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Re: monopoly definition

Dave Faneuf said:
> There are markets in MLB with more than one team, owned by different
> entities so why would they be protected under an anti-trust exemption
> since there is not a monopoly in that particular city?
> I'm not a big enough baseball fan to know the answer to this question,
> but back when baseball was originally protected from the anti-trust
> laws didn't most baseball towns have more than one MLB team?
> Collusion is hard to prove but IIRC it was proven in MLB.

This is all from my memory, so corrections are welcome...

Baseball was granted its anti-trust exemption in the 1920s after the Black
Sox scandal. Judge Landis, the commissioner, wanted the exemption and
argued that baseball was first and foremost sport, not business. At the
time he may have been right; a good deal of teams were owned by sportsmen
who enjoyed making a profit but also enjoyed the ownership of the team.
Often, they made their fortune elsewhere (be it business or inheritance)
but when they purchased the team that became their top priority.

Nowadays, except for football, there are few of those types left (consider
Steinbrenner one of them), as most teams are now owned by partnerships and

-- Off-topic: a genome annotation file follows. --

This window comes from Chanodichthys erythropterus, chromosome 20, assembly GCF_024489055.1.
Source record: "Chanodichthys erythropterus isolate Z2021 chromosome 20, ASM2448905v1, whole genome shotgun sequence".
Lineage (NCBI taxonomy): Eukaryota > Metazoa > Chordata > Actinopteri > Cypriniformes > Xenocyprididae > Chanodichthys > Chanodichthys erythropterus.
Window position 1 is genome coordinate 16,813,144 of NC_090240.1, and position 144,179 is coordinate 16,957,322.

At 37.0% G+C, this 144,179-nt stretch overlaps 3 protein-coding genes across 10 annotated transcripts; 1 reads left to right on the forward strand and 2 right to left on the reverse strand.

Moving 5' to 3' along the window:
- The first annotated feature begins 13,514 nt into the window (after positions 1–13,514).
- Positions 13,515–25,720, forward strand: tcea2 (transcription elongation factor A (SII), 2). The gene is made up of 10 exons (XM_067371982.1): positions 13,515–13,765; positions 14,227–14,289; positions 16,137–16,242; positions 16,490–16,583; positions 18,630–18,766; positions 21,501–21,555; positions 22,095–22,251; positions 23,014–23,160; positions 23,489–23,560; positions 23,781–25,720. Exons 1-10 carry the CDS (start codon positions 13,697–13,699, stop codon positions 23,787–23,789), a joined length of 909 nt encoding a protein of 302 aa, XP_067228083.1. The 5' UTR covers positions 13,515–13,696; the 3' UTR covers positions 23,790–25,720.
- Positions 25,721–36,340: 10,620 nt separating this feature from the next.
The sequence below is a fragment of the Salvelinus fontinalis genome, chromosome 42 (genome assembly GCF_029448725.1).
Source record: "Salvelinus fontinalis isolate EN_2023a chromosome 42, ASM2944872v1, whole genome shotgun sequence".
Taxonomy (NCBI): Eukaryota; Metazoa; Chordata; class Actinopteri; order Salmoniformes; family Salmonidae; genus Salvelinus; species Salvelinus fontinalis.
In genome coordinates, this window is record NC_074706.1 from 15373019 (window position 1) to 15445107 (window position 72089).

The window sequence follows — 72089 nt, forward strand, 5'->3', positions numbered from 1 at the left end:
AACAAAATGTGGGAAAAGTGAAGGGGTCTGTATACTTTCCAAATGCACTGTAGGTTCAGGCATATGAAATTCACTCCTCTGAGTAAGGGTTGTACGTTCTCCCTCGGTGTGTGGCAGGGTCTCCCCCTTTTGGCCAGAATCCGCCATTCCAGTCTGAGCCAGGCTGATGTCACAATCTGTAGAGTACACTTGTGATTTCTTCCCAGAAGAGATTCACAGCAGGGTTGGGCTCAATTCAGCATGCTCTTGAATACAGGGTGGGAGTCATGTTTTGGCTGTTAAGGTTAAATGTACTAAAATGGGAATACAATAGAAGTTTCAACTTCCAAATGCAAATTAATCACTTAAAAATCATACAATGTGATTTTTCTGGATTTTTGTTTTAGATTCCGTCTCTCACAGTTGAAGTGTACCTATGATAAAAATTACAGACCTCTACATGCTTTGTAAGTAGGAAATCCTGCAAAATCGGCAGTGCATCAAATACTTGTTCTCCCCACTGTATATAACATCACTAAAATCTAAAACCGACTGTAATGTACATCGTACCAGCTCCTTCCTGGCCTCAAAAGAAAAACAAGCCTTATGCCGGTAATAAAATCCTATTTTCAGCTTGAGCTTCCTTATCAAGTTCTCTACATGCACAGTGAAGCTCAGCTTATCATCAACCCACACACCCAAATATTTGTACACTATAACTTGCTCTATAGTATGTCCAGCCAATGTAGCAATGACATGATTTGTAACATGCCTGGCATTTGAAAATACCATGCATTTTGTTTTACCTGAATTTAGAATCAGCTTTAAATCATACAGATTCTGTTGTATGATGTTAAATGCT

trusts (hello, John Harrington) that are more concerned with profit, since
it is their fiduciary responsibility, than the team's success necessarily.
Since Tribune can make money hand-over-fist just through the allure of the
Cubs and how they are "lovable losers" and they'll still get the viewers on
WGN, they couldn't care as much about whether they finish in first or last
place. Meanwhile, a guy like Steinbrenner will do whatever it takes -- sink
money into the farm system, sign the occasional free agent, etc. -- to win.
Just look at the Yanks' payroll.

And you are right; at one time a good deal of cities (Boston, New York,
Chicago, Cleveland even) possessed American League and National League
teams. This, of course, was before the days of MLB.